Optimal control of harvested population at the edge of extinction in an unprotected area, is considered. The underlying population dynamics is governed by a Kolmogorov-Petrovsky-Piskunov equation with a harvesting term and space-dependent coefficients while the control consists of transporting individuals from a natural reserve. The nonlinear optimal control problem is approximated by means of a Galerkin scheme. Convergence result about the optimal controlled solutions and error estimates between the corresponding optimal controls, are derived. For certain parameter regimes, nearly optimal solutions are calculated from a simple logistic ordinary differential equation (ODE) with a harvesting term, obtained as a Galerkin approximation of the original partial differential equation (PDE) model. A critical allowable fraction of the reserve's population is inferred from the reduced logistic ODE with a harvesting term. This estimate obtained from the reduced model allows us to distinguish sharply between survival and extinction for the full PDE itself, and thus to declare whether a control strategy leads to success or failure for the corresponding rescue operation while ensuring survival in the reserve's population. In dynamical terms, this result illustrates that although continuous dependence on the forcing may hold on finite-time intervals, a high sensitivity in the system's response may occur in the asymptotic time. We believe that this work, by its generality, establishes bridges interesting to explore between optimal control problems of ODEs with a harvesting term and their PDE counterpart.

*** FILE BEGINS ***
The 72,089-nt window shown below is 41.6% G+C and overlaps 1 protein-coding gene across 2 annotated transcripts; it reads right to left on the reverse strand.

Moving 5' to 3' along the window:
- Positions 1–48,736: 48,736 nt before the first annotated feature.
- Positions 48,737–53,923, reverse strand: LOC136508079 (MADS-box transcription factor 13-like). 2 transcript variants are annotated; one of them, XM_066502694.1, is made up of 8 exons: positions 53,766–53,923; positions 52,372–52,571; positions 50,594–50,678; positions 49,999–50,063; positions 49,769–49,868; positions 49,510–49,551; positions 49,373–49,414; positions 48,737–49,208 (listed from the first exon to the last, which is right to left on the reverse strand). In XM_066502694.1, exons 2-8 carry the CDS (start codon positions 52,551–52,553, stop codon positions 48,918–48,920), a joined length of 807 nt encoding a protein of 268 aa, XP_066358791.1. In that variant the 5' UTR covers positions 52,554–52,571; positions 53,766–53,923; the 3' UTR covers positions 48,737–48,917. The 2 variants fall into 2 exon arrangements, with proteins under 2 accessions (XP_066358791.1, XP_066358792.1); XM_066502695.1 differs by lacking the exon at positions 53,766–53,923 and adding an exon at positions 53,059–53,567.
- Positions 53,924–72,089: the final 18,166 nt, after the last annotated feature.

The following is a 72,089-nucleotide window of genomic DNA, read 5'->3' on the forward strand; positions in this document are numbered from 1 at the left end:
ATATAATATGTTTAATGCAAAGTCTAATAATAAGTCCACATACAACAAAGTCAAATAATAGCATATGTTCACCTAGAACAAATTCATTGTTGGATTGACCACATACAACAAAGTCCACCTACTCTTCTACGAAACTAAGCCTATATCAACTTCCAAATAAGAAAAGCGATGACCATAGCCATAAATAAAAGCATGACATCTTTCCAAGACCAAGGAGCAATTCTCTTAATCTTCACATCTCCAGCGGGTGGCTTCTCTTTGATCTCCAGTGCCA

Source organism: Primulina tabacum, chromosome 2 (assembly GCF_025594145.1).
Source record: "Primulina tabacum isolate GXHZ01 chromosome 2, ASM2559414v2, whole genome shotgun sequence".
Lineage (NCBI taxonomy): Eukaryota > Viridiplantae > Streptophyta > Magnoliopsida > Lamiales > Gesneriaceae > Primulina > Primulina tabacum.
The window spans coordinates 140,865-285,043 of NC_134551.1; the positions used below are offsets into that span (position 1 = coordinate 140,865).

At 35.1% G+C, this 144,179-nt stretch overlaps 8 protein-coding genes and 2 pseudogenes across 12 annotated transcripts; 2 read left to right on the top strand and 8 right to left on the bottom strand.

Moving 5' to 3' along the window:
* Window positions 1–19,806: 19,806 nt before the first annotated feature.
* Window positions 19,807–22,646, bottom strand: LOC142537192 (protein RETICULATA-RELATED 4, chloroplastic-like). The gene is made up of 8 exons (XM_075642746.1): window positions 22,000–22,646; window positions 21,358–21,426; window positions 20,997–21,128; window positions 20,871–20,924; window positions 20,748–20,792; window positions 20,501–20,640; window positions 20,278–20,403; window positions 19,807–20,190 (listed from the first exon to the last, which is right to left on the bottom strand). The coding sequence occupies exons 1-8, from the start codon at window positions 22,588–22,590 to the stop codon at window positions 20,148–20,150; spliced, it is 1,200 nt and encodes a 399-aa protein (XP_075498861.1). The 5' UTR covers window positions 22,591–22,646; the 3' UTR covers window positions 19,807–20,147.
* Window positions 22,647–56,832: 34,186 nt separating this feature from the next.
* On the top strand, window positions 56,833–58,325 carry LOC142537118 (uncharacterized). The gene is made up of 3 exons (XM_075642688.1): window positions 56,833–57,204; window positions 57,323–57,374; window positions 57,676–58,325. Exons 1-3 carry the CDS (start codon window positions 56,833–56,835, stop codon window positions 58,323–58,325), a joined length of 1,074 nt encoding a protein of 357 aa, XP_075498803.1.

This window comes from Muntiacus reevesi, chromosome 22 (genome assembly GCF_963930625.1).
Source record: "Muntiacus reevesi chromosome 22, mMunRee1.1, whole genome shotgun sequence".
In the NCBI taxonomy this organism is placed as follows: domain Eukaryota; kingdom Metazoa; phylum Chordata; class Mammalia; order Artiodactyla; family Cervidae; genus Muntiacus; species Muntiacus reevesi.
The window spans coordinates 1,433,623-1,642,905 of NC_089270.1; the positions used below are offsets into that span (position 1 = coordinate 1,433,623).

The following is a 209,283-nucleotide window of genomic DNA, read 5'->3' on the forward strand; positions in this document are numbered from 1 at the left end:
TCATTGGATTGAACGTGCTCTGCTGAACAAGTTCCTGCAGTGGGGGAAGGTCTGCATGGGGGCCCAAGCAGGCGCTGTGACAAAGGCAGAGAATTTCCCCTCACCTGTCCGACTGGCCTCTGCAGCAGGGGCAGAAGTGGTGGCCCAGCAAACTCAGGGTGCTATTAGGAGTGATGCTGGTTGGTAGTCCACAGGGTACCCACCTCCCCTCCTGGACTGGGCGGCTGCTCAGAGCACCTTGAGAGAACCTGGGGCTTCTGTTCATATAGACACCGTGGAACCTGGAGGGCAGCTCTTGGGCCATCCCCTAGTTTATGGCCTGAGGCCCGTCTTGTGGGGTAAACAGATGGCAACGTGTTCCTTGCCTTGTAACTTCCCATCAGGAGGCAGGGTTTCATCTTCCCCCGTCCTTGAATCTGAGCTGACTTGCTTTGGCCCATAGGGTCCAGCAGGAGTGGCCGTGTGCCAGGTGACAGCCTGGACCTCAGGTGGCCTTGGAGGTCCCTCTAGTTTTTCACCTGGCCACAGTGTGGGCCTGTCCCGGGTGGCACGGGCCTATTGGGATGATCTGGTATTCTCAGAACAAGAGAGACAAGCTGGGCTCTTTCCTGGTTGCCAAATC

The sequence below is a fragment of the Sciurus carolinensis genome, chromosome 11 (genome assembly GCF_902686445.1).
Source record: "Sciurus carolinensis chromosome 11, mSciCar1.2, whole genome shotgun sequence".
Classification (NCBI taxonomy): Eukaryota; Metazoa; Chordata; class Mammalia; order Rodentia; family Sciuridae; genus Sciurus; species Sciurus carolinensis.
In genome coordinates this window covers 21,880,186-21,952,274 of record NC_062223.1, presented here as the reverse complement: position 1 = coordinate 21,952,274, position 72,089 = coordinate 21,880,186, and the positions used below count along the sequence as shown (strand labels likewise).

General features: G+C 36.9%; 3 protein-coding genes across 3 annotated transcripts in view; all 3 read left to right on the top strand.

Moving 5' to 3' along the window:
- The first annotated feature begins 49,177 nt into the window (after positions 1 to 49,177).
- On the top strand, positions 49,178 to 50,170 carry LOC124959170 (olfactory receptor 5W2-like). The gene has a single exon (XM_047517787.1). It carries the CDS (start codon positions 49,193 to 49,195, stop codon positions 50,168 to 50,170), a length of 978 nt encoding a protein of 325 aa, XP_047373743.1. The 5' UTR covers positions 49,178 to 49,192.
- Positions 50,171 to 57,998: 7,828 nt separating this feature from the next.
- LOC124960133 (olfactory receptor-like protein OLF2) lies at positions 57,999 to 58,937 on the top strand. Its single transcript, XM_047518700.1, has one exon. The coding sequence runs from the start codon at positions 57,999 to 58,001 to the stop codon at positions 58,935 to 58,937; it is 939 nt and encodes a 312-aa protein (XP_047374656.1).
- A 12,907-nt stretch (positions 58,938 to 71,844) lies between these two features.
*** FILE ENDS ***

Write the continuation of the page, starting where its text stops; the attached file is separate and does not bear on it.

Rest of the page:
Recent theoretical work has reported that chaos facilitates biodiversity. In this paper, we study the lowest-dimensional Lotka–Volterra competition model that exhibits chaotic trajectories, a model with four species. We observe that interaction and growth parameters leading respectively to extinction of three species, or coexistence of two, three or four species, are for the most part arranged in large regions with clear boundaries. Small islands of parameters that lead to chaos are also found. These regions where chaos occurs are, in the three cases presented here, situated at the interface between a non-chaotic four-species region and a region where extinction occurs. This implies a high sensitivity of biodiversity with respect to parameter variations in the chaotic regions. Additionally, in regions where extinction occurs which are adjacent to chaotic regions, the computation of local Lyapunov exponents reveals that a possible cause of extinction is the overly strong fluctuations in species abundances induced by local chaos at the beginning of the interval of study. For this model, we conclude that biodiversity is a necessary condition for chaos rather than a consequence of chaos, which can be seen as a signal of a high extinction risk.